Trop;ical Depression Ida is moving northeast, toward the mid-Atlantic states. The threats now are heavy rain, flooding and tornadoes.
It’s the 4th hurricane of 2021 in the Atlantic Basin. Six other years in satellite era (1966 onwards) have had 4+ hurricanes by August 27: 1966, 1995, 1996, 2004, 2005 and 2020. All but 1966 were hyperactive seasons based on NOAA definition.
* Last year a record 5 named tropical storms/hurricanes moved onshore in Louisiana. A Hurricane Watch has been posted for the Louisiana and Mississippi Coastal areas.
Heavy rain and flooding is likely, with amounts over 10″ forecast for SE Louisiana. Heavy rain could fall all the way north into the Ohio Valley. The rain from Ida should stay south of West Michigan.
Tropical storm-force winds (steady winds of +39 mph) may extend well into Louisiana and Mississippi. The winds will cause considerable damage to trees and power lines.
Here’s forecast storm surge (increase in the water level). Add 15-20 foot waves on top of that and this could cause some real problems. The Louisiana Coast is mostly wetlands, swamps and bayous, unlike the built-up tourist areas with the sandy beaches to the east in Alabama and NW Florida.
* Here’s the estimated arrival time of the strongest winds. The worst of the storm should be Saturday night into Sunday.
Key messages about the storm in Spanish
Here’s the latest Forecast Discussion, Public Advisory, Forecast Advisory, Links to NWS Forecast Offices in New Orleans, Mobile and Lake Charles, a Louisiana surface weather map. New Orleans NWS Forecast Discussion, New Orleans radar. Link to live webcams in the New Orleans Area. Current weather observations in Louisiana.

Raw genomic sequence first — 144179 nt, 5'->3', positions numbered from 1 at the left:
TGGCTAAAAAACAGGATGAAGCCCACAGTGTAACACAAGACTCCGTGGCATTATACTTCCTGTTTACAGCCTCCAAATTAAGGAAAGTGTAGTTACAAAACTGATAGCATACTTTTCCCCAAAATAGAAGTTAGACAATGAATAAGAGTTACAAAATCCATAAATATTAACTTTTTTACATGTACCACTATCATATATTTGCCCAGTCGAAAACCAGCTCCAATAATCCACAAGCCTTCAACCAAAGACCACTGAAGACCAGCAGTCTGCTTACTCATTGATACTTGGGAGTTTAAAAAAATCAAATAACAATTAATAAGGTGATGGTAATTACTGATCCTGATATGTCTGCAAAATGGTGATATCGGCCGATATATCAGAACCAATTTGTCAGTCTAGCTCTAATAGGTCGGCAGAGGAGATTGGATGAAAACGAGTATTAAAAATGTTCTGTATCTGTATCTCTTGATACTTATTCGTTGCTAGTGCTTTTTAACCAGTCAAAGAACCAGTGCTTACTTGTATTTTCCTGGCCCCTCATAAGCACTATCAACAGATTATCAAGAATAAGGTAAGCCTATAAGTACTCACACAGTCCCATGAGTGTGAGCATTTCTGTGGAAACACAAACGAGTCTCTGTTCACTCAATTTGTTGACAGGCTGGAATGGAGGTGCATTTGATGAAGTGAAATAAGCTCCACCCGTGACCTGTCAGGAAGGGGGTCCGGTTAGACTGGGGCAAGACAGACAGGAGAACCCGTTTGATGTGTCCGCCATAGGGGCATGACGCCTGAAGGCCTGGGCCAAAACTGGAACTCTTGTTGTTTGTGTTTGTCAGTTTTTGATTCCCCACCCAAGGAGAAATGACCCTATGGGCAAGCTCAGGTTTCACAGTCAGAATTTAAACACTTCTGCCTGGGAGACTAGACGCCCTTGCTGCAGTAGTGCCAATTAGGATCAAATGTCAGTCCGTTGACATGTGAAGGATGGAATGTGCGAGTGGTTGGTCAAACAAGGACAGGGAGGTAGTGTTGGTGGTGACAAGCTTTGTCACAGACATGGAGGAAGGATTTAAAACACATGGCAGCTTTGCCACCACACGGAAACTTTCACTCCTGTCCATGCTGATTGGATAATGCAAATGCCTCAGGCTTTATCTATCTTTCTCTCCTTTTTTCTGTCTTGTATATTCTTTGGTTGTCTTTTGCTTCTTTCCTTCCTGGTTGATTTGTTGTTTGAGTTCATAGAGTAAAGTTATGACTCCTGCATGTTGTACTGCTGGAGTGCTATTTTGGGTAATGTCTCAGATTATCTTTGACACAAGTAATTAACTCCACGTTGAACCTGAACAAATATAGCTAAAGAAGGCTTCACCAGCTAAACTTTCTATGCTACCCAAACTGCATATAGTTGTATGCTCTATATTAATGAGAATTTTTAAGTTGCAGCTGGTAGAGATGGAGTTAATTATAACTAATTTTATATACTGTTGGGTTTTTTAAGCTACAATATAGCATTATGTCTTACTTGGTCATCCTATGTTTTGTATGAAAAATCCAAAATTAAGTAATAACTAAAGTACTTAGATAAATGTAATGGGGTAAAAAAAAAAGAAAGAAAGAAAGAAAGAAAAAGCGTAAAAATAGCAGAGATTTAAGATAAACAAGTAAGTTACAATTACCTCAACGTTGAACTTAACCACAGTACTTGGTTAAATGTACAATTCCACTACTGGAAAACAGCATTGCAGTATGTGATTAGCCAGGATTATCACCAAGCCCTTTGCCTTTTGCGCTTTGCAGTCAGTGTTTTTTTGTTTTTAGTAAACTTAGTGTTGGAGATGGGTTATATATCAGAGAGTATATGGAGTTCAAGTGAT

Summary of Hurricane Laura that hit Louisiana hard last year at this time. Summary of Hurricane Katrina that hit the Gulf Coast in 2005. Map of oil and gas infrastructure in the Gulf of Mexico. GasBuddy blog.
Active Storms | Marine Forecasts 2-Day Graphical Tropical Weather Outlook | 5-Day Graphical Tropical Weather Outlook
The next tropical storm will be named “Julian” and that storm is already brewing in the Atlantic. After Julian will come “Kate”.
Here’s a graph showing the hurricane season in the Atlantic-Caribbean and Gulf of Mexico. It peaks on Sept. 10 with activity remaining strong through mid-October.
Meteorologists measure the severity of tropical storms with the ACE Index. It combines the duration and strength of each named tropical storm throughout the season. Here’s the ACE Index as of 8/27:
You can see daily updates of the Ace Index at the Colorado State University website.
There have been no hurricanes or tropical storms in the Southern Hemisphere (it’s winter down there and there are fewer tropical storms in the Southern Hemisphere than in the Northern Hemisphere. By far the most active area for tropical storms is the Northwest Pacific. That area had a record low ACE Index last year and is well below average at 68.1 so far this season (thanks partly to La Nina). The other sectors in the Northern Hemisphere have above average ACE, but the Northern Hemisphere (and hence the entire planet) has had below average hurricane/tropical storm activity in 2021.
While I’m at it…here’s the tornado count this year (937) compared to average (1,165). That’s only 80% of average. It’s also been a below average year for tornado fatalities. Worldwide, 56 tornado-related deaths have been confirmed with 28 in China, 13 in the United States, six in the Czech Republic, four in Russia, two in India, and one each in Canada, New Zealand and Turkey. There has not been an EF5 tornado in the U.S. this year – only one EF4 and just 12 EF3 twisters.
So far this year, the U.S. has tracked 41,768 wildfires that have burned 4,822,010 acres. You can compare that to past years here.